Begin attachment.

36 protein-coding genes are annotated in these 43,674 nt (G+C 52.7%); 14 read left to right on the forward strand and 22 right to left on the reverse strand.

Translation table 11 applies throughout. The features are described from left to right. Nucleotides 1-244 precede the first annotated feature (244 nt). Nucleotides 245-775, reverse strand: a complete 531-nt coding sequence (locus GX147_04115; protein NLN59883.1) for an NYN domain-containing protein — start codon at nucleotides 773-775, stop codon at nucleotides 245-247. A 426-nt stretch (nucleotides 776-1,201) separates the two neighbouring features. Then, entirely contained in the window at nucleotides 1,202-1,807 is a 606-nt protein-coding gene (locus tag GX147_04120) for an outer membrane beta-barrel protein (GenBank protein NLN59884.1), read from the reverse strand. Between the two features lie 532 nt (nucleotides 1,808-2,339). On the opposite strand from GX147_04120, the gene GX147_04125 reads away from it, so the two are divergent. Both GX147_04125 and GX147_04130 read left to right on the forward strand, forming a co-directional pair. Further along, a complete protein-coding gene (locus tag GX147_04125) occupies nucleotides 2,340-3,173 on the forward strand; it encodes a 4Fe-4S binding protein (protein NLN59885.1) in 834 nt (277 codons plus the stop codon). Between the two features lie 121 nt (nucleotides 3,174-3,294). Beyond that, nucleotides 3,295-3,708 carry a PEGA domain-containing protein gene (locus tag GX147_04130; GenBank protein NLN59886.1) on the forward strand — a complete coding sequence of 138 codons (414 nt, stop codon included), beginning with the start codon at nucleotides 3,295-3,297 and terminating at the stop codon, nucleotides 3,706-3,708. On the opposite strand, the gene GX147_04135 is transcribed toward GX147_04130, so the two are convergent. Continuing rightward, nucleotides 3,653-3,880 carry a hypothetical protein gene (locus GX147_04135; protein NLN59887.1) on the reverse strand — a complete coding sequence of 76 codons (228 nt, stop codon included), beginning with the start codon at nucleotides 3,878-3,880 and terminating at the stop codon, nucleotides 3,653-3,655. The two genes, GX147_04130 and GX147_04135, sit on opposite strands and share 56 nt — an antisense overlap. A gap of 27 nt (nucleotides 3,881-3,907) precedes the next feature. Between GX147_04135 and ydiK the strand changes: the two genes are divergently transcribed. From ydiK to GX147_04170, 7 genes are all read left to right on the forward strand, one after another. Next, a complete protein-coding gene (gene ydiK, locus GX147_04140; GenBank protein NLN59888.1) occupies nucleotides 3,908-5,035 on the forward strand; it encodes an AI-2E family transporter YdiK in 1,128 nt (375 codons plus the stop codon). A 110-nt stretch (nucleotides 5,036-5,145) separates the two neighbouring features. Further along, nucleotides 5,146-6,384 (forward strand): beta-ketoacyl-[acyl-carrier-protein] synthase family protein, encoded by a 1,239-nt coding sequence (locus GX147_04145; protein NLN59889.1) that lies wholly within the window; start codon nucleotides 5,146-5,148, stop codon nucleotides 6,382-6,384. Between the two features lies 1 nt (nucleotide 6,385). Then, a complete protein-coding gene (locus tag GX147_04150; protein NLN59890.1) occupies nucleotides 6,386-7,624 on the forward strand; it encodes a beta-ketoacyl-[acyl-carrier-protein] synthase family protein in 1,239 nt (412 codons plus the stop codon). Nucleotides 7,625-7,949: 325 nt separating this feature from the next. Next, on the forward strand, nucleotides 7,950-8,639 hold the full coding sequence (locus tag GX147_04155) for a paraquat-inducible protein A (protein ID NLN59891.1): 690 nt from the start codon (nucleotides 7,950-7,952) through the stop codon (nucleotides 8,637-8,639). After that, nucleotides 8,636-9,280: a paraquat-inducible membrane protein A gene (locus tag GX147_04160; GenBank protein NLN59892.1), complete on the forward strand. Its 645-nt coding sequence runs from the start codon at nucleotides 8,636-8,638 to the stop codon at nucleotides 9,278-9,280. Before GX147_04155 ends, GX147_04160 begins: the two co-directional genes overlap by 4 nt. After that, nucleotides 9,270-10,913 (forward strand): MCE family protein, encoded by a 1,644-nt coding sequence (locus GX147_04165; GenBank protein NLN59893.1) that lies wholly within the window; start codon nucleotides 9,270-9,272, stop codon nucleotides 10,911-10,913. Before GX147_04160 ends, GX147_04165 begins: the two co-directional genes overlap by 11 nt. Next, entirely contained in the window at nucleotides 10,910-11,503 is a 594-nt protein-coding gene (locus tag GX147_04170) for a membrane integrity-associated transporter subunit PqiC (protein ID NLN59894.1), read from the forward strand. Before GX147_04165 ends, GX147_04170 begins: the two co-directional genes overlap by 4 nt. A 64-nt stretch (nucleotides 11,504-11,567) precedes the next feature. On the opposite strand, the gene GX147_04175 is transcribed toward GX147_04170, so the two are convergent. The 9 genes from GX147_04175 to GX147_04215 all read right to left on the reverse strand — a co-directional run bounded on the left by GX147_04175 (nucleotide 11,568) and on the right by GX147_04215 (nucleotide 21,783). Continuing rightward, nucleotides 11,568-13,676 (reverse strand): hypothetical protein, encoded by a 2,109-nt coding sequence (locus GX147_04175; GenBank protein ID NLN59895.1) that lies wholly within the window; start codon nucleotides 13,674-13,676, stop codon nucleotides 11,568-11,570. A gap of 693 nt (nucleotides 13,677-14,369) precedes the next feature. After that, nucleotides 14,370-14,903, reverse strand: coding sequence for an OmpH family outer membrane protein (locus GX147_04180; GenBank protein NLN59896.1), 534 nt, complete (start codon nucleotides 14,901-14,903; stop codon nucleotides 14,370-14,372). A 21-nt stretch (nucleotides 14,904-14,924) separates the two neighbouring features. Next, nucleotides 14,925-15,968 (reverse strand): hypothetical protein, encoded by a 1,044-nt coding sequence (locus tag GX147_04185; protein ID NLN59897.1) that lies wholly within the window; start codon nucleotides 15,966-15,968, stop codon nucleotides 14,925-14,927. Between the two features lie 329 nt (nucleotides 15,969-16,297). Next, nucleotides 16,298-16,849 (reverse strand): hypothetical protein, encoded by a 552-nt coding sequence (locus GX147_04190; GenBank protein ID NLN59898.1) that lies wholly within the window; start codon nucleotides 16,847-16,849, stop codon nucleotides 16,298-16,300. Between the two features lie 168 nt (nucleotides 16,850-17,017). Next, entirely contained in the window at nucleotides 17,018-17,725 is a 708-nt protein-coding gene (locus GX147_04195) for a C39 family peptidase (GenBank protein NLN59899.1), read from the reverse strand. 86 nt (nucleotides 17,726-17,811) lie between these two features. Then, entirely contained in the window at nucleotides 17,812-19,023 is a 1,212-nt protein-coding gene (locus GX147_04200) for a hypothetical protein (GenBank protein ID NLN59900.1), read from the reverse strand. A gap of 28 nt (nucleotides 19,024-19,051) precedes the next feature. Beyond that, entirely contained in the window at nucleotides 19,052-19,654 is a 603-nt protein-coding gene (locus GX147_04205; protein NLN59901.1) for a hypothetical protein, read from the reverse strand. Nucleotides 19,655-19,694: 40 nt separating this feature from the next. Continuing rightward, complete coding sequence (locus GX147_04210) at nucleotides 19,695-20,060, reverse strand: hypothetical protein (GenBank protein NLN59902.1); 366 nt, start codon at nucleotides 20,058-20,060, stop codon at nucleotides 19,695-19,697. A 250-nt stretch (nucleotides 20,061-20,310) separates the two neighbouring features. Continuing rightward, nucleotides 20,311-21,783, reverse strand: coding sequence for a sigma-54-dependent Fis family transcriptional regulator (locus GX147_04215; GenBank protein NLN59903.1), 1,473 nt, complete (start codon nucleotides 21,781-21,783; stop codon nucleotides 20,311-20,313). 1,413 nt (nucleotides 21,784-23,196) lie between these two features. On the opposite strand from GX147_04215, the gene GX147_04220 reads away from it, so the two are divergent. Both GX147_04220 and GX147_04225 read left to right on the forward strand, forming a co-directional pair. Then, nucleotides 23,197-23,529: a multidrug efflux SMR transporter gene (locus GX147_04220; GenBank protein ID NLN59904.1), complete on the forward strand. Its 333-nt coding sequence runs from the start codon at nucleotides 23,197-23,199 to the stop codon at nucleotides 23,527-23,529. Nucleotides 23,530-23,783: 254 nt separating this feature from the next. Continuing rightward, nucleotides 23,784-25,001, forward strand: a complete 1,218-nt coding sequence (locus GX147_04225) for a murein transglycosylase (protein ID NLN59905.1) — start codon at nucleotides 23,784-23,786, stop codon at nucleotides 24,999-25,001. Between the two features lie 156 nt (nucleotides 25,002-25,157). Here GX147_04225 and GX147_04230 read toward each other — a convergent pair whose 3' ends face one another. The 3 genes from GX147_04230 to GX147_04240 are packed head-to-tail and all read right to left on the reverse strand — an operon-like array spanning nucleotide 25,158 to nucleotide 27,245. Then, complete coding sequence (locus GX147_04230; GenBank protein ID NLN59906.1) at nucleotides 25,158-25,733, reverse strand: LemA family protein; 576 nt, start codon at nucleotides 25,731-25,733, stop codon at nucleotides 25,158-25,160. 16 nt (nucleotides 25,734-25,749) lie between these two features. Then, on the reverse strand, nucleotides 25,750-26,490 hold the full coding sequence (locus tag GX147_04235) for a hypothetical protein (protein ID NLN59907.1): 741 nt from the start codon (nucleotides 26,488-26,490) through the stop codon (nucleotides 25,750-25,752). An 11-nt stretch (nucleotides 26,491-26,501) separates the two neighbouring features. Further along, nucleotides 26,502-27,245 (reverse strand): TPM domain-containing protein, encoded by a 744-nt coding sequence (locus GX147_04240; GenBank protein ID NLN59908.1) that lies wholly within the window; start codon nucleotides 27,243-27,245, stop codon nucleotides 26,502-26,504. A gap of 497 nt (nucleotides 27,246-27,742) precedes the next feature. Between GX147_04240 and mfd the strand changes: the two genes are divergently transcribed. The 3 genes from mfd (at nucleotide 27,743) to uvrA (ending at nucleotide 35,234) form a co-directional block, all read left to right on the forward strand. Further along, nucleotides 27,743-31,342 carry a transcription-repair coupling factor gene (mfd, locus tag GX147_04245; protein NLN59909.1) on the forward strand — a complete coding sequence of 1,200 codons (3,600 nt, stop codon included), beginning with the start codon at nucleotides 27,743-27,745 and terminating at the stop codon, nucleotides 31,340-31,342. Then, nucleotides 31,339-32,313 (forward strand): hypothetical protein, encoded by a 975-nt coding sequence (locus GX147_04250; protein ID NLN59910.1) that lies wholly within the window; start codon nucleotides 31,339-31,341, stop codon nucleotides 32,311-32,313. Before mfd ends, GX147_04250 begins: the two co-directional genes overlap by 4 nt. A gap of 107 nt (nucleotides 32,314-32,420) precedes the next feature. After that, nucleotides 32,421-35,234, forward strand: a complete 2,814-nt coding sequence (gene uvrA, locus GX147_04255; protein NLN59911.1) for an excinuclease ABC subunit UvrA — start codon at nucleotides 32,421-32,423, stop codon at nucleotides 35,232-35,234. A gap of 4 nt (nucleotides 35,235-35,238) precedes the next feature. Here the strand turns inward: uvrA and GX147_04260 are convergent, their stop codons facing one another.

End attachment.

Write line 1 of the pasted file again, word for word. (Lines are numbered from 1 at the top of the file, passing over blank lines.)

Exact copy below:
36 protein-coding genes are annotated in these 43,674 nt (G+C 52.7%); 14 read left to right on the forward strand and 22 right to left on the reverse strand.